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Dubai jobs and visas: meet the remote workers who escaped a world in lockdown

More young professionals and start-ups are choosing Dubai as their home – with newly relaxed visa rules and a fast vaccine programme among the key drivers.

The National spoke to the founder of a German homeware brand, a British software company, and a Lithuanian travel agency, along with other digital remote workers who made the move.

Several visited during the height of Europe’s winter lockdowns and have now decided to return.

“There were a lot of people who came here last autumn and stayed for several months because of the restrictions in their own countries,” said Fred Roeder, managing director of London-based Consumer Choice Centre.

“There was nowhere else to go that offered the same freedoms in Covid times.”

Now many of those visitors are making the move permanent.

“Dubai is experiencing a tectonic shift at the minute, with more and more highly skilled professionals starting to call it home,” he said.

Mr Roeder, a respected health economist, produces a regular global resilience ranking of how well countries fared in the pandemic, which last week ranked the UAE second in the world

It also recognised the Emirates for performing significantly better with its vaccination campaign than European Union countries.

The campaign, which delivers doses to people of all ages at the same time, means new arrivals can get the shots as soon as their visa residency documents are ready, which typically takes three or four weeks.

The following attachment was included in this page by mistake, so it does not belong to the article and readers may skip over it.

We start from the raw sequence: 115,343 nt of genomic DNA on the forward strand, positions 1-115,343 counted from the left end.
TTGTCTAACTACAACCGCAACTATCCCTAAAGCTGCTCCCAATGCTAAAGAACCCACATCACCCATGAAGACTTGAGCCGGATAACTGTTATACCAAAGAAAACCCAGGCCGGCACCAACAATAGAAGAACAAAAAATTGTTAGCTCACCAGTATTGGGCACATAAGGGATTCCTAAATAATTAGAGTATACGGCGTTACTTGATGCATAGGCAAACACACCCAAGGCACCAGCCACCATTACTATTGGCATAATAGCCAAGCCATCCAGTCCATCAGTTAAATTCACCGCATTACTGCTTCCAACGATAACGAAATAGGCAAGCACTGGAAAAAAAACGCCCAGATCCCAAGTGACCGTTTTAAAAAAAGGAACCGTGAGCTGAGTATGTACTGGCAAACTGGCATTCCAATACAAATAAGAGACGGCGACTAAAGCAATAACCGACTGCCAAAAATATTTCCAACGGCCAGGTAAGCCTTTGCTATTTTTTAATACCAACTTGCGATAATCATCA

“Even though there is a lot of freedom you still see people sticking to the rules, you don’t see as many people in other countries keeping their masks on,” said Mr Roeder, a German who now too is based in Dubai.

The government’s decision to grant resident visas for working remotely make it an even more desirable location, especially for younger people.

The most recent figures available, from Dubai Tourism in late March, show 1,700 people had applied for its remote working visa – the application link is here – with most accepted. For the first time, it allows people to live in the Emirates and work for a company abroad that has no base here.

In addition, 16,000 foreign travellers opted to take advantage of the city’s free visa extension in January, Dubai Tourism’s chief executive Issam Kazim told CNN Travel. Traditional visa routes working for domestic companies, self-employment and founding a start-up business are still popular.

Originally published here.

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